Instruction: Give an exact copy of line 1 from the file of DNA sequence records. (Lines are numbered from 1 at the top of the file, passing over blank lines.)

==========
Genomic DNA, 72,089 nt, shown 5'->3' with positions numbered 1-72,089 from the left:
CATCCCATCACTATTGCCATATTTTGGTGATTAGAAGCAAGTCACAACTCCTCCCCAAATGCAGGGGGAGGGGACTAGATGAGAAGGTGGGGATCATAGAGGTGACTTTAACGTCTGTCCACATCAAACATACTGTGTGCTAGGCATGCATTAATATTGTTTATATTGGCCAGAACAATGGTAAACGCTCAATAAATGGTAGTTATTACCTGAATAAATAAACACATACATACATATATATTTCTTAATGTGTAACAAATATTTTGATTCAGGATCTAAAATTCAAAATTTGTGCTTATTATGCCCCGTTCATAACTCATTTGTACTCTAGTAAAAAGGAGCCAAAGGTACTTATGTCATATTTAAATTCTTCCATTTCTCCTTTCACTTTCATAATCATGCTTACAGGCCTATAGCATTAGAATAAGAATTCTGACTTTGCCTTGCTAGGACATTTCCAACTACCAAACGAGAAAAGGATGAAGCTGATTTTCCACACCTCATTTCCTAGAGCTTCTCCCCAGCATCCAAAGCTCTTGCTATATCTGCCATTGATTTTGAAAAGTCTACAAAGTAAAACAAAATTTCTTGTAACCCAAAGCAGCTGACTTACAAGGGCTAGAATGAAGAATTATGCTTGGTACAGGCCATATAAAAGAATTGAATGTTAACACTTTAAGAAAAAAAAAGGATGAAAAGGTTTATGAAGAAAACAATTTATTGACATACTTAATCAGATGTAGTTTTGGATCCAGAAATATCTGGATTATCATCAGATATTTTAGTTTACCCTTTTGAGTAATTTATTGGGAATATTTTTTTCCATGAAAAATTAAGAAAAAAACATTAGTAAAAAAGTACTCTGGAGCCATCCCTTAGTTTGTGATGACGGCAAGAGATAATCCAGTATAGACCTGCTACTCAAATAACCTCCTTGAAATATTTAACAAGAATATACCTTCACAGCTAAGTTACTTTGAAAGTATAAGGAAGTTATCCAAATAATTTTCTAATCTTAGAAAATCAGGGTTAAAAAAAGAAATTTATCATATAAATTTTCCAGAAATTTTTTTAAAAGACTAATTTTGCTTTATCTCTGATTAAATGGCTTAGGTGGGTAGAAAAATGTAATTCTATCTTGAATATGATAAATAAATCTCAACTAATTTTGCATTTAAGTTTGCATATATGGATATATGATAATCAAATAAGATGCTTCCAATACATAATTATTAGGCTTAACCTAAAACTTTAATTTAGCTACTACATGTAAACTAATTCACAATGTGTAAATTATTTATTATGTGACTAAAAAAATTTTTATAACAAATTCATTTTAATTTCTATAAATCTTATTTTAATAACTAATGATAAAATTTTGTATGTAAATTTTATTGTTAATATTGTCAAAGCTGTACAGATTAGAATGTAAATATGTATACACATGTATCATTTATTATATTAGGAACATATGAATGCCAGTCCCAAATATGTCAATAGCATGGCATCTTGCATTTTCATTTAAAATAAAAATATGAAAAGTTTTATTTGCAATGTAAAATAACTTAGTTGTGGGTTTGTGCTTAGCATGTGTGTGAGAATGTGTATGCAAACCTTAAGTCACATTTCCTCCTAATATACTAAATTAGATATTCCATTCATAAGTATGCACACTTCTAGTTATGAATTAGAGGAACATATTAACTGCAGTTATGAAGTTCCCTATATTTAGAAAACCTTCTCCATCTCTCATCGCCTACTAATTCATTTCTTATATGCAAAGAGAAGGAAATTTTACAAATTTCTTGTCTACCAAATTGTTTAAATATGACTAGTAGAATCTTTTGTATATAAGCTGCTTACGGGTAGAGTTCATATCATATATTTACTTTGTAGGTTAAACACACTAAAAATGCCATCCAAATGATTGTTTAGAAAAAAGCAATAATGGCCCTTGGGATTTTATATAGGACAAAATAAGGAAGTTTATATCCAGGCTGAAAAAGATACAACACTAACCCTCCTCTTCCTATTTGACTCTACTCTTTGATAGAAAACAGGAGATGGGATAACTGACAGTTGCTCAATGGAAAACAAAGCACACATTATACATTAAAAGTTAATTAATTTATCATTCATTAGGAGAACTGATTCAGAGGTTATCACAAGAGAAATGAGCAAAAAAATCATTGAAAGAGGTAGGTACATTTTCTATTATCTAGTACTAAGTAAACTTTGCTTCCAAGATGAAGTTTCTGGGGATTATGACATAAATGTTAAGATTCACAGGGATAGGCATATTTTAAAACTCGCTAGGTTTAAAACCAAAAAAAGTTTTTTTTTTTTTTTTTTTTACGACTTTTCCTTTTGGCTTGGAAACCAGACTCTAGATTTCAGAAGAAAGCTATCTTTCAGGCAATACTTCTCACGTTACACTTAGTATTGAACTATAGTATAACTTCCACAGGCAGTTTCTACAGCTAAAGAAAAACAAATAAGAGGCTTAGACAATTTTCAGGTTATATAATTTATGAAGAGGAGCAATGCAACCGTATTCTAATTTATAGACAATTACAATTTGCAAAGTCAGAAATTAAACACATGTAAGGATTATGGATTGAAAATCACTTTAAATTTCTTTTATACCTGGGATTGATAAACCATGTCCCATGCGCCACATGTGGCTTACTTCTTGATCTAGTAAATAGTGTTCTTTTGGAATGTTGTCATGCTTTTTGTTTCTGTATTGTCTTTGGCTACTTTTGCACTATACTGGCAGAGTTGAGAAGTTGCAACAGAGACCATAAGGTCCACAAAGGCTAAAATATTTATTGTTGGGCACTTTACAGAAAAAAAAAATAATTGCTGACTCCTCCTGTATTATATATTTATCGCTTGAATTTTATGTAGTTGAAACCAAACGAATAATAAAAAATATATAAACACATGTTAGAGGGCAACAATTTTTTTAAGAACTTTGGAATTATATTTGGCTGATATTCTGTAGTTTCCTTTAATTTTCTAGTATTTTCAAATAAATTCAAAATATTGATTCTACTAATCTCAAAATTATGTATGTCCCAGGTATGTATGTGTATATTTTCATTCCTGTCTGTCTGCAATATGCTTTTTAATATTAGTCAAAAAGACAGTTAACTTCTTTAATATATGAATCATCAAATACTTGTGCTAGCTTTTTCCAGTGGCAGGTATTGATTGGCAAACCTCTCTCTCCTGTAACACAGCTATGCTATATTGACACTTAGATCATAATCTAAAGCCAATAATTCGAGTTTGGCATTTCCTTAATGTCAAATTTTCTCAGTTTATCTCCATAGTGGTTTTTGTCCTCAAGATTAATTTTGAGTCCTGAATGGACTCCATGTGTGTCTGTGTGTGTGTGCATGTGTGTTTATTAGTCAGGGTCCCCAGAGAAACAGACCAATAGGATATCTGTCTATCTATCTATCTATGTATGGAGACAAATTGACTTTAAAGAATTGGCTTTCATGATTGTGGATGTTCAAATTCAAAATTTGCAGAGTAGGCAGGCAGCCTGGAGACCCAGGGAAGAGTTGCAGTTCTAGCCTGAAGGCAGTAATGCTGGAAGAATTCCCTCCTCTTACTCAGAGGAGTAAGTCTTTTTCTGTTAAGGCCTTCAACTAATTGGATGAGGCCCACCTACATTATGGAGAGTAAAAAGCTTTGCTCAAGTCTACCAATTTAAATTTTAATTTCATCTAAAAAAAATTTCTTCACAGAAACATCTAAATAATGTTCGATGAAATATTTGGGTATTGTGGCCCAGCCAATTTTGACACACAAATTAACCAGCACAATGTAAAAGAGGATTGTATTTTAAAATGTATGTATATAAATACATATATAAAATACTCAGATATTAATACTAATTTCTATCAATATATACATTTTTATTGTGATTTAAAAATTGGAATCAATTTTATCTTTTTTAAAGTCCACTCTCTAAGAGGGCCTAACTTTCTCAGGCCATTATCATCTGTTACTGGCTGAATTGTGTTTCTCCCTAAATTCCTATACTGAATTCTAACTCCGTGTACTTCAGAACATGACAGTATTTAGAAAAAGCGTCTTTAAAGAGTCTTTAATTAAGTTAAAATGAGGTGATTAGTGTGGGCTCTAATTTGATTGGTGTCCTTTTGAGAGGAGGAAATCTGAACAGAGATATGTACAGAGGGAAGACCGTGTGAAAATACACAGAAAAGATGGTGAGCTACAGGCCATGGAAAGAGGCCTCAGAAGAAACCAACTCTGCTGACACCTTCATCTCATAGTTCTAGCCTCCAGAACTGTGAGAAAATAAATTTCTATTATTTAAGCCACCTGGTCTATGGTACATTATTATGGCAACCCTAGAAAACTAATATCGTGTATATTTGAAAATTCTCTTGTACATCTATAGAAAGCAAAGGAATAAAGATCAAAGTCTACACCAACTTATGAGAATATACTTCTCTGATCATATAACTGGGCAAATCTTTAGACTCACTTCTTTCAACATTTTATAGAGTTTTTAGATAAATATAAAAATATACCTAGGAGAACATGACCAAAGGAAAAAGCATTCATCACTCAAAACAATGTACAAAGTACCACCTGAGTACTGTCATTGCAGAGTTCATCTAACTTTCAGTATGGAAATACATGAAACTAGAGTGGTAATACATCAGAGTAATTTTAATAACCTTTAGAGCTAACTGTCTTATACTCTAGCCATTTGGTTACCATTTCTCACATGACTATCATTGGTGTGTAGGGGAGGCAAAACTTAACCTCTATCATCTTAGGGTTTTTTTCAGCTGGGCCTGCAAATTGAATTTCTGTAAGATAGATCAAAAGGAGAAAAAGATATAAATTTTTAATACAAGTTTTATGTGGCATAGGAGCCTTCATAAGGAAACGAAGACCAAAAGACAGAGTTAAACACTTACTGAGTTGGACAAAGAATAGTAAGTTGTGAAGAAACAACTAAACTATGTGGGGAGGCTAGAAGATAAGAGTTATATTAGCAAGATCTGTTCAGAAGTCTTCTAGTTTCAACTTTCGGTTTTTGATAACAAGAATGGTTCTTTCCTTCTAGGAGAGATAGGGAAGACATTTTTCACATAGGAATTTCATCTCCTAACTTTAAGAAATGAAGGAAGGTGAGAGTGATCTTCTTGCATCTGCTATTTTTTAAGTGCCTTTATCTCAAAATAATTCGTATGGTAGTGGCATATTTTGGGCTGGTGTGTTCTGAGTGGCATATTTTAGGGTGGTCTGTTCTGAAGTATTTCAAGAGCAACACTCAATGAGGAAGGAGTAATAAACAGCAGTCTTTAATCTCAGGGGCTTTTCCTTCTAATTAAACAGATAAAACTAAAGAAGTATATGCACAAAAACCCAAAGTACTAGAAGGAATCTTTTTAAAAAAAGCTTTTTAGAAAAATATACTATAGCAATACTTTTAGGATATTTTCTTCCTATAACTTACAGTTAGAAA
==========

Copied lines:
Genomic DNA, 72,089 nt, shown 5'->3' with positions numbered 1-72,089 from the left: